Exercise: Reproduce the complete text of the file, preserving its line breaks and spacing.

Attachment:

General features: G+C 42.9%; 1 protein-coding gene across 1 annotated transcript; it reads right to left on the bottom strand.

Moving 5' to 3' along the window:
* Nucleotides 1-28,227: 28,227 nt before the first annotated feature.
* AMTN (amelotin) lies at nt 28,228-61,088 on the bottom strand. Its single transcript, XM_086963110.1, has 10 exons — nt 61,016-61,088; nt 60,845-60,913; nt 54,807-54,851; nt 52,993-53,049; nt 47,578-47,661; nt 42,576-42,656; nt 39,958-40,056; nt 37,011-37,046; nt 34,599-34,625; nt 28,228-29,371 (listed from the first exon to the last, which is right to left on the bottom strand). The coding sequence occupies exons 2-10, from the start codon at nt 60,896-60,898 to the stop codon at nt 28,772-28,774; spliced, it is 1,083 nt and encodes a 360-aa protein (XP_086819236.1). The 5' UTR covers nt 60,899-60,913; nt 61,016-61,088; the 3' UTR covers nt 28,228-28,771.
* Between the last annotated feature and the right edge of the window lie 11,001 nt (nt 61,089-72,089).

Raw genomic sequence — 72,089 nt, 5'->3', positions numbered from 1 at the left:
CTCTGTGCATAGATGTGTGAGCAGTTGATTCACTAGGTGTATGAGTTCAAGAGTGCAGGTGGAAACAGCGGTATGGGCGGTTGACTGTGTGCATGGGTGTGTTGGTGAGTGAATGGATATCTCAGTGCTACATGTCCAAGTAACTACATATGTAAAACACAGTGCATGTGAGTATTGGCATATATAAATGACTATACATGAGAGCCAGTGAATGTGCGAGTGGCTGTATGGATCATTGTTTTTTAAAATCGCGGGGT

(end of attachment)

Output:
General features: G+C 42.9%; 1 protein-coding gene across 1 annotated transcript; it reads right to left on the bottom strand.

Moving 5' to 3' along the window:
* Nucleotides 1-28,227: 28,227 nt before the first annotated feature.
* AMTN (amelotin) lies at nt 28,228-61,088 on the bottom strand. Its single transcript, XM_086963110.1, has 10 exons — nt 61,016-61,088; nt 60,845-60,913; nt 54,807-54,851; nt 52,993-53,049; nt 47,578-47,661; nt 42,576-42,656; nt 39,958-40,056; nt 37,011-37,046; nt 34,599-34,625; nt 28,228-29,371 (listed from the first exon to the last, which is right to left on the bottom strand). The coding sequence occupies exons 2-10, from the start codon at nt 60,896-60,898 to the stop codon at nt 28,772-28,774; spliced, it is 1,083 nt and encodes a 360-aa protein (XP_086819236.1). The 5' UTR covers nt 60,899-60,913; nt 61,016-61,088; the 3' UTR covers nt 28,228-28,771.
* Between the last annotated feature and the right edge of the window lie 11,001 nt (nt 61,089-72,089).

Raw genomic sequence — 72,089 nt, 5'->3', positions numbered from 1 at the left:
CTCTGTGCATAGATGTGTGAGCAGTTGATTCACTAGGTGTATGAGTTCAAGAGTGCAGGTGGAAACAGCGGTATGGGCGGTTGACTGTGTGCATGGGTGTGTTGGTGAGTGAATGGATATCTCAGTGCTACATGTCCAAGTAACTACATATGTAAAACACAGTGCATGTGAGTATTGGCATATATAAATGACTATACATGAGAGCCAGTGAATGTGCGAGTGGCTGTATGGATCATTGTTTTTTAAAATCGCGGGGT